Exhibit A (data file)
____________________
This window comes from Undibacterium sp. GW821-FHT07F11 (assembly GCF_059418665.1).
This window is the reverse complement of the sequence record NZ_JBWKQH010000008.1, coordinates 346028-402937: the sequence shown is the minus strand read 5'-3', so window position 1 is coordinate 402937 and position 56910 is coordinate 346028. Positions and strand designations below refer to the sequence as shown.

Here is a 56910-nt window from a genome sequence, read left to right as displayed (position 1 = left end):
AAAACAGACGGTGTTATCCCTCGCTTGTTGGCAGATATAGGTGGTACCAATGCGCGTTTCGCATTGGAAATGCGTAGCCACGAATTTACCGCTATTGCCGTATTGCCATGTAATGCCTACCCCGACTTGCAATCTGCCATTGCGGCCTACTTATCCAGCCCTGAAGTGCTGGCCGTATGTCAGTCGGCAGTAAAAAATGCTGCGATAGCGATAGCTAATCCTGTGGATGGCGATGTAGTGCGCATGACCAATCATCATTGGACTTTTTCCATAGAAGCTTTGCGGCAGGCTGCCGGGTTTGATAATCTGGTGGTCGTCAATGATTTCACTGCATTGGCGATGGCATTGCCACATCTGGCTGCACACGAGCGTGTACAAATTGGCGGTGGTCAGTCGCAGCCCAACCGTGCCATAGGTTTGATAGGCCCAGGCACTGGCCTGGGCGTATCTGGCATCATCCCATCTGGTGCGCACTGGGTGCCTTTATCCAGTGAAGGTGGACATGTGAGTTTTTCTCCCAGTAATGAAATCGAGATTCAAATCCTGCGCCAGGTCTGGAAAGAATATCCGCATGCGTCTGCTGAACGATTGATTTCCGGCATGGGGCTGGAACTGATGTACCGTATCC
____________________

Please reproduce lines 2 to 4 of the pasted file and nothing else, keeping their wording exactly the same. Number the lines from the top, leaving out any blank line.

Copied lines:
This window is the reverse complement of the sequence record NZ_JBWKQH010000008.1, coordinates 346028-402937: the sequence shown is the minus strand read 5'-3', so window position 1 is coordinate 402937 and position 56910 is coordinate 346028. Positions and strand designations below refer to the sequence as shown.

Here is a 56910-nt window from a genome sequence, read left to right as displayed (position 1 = left end):
AAAACAGACGGTGTTATCCCTCGCTTGTTGGCAGATATAGGTGGTACCAATGCGCGTTTCGCATTGGAAATGCGTAGCCACGAATTTACCGCTATTGCCGTATTGCCATGTAATGCCTACCCCGACTTGCAATCTGCCATTGCGGCCTACTTATCCAGCCCTGAAGTGCTGGCCGTATGTCAGTCGGCAGTAAAAAATGCTGCGATAGCGATAGCTAATCCTGTGGATGGCGATGTAGTGCGCATGACCAATCATCATTGGACTTTTTCCATAGAAGCTTTGCGGCAGGCTGCCGGGTTTGATAATCTGGTGGTCGTCAATGATTTCACTGCATTGGCGATGGCATTGCCACATCTGGCTGCACACGAGCGTGTACAAATTGGCGGTGGTCAGTCGCAGCCCAACCGTGCCATAGGTTTGATAGGCCCAGGCACTGGCCTGGGCGTATCTGGCATCATCCCATCTGGTGCGCACTGGGTGCCTTTATCCAGTGAAGGTGGACATGTGAGTTTTTCTCCCAGTAATGAAATCGAGATTCAAATCCTGCGCCAGGTCTGGAAAGAATATCCGCATGCGTCTGCTGAACGATTGATTTCCGGCATGGGGCTGGAACTGATGTACCGTATCC